Self-esteem and income are related. But what is the cause and what is the effect? To illustrate this, a research group led by Wiebke Bledorn of the University of Zurich evaluated data from about 4,100 representatively selected adults in the Netherlands. Between 2019 and 2022, they repeatedly provided information about their income and self-esteem.
As the psychologist and her team wrote in the magazine:Psychological sciences« report, they were only able to find a weak relationship between income and self-esteem. But when they examined whether a change in one variable also changed the other, they discovered a more pronounced effect: As income increased, self-esteem subsequently improved. In the reverse order, the relationship was weaker. This applies to men and women, young and old, with or without a university degree.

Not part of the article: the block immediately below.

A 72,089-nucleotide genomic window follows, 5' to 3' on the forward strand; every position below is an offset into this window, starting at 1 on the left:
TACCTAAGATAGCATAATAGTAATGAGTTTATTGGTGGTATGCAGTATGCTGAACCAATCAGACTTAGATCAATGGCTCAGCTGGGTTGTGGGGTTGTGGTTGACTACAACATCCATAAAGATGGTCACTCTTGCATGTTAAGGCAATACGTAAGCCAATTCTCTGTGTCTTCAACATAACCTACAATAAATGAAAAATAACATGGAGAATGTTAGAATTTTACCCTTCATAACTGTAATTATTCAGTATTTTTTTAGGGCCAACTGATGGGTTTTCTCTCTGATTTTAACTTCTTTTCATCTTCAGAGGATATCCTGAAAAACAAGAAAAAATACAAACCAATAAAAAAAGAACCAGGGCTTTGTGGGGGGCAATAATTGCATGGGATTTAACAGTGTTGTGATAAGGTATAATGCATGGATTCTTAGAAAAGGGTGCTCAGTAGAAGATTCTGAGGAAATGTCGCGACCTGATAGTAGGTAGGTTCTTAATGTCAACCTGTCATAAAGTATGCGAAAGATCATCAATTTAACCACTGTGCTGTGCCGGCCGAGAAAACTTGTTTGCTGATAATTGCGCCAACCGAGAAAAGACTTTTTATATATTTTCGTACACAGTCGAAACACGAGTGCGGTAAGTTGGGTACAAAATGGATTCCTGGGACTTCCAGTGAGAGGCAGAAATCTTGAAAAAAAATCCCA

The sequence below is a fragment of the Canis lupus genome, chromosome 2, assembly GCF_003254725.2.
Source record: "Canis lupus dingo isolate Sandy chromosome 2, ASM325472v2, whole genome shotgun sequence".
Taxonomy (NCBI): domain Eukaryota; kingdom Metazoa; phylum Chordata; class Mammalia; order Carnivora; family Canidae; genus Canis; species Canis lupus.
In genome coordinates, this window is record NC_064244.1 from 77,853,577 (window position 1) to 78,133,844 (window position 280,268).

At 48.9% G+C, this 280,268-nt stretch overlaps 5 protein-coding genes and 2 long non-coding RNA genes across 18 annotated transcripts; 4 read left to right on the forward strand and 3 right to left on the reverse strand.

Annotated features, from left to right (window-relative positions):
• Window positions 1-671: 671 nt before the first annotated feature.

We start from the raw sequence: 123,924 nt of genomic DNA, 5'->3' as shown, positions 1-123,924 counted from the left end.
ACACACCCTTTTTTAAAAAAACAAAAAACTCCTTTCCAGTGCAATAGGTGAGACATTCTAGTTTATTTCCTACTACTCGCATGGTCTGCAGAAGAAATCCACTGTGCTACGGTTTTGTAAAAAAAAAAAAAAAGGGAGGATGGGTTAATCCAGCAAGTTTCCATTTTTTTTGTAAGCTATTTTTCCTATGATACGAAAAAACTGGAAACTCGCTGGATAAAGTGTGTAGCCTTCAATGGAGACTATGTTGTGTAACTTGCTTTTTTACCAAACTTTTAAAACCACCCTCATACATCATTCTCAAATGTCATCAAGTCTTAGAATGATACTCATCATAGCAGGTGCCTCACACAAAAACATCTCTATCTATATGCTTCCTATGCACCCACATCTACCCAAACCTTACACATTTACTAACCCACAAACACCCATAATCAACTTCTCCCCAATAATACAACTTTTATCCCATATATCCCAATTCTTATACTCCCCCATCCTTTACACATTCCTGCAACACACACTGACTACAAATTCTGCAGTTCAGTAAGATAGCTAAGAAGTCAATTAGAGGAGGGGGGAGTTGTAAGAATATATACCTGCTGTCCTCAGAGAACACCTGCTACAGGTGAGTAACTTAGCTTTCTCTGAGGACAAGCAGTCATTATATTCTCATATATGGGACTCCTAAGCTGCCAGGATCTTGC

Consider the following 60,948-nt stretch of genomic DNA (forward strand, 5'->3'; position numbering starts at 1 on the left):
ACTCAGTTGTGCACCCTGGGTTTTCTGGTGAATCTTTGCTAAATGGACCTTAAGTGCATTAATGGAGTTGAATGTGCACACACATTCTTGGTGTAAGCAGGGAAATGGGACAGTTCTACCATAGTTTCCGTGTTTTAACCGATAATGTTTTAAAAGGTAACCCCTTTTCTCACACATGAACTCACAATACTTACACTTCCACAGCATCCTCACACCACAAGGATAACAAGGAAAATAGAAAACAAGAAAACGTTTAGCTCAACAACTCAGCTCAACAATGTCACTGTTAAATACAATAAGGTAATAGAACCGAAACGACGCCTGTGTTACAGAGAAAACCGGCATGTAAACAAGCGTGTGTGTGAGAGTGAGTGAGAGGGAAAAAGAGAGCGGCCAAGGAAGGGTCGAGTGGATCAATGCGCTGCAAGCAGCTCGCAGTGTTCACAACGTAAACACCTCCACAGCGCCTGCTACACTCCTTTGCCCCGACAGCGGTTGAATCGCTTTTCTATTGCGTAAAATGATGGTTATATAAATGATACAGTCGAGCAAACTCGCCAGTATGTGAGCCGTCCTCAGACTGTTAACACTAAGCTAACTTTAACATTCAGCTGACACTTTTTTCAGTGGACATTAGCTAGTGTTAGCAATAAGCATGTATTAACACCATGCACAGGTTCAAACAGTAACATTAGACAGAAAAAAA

The group concluded that the observed association could not be attributed solely to so-called selection effects, for example that people with high self-esteem strive for better-paying jobs, and that their behavior gives them better career prospects and perhaps advances faster. Instead, the data suggested a different explanation: income serves as a marker of social status, and in this way also affects self-esteem.
However, the researchers point out that income may be less relevant to status in other cultures than in the Netherlands, a wealthy, Western-influenced country with an above-average level of education. In addition, long-term studies over just four years will be needed to clarify how long the effects last. After a while, self-esteem can stabilize again at a place not far from its original level – as it did Feelings of happiness after winning the lottery It has been noticed.
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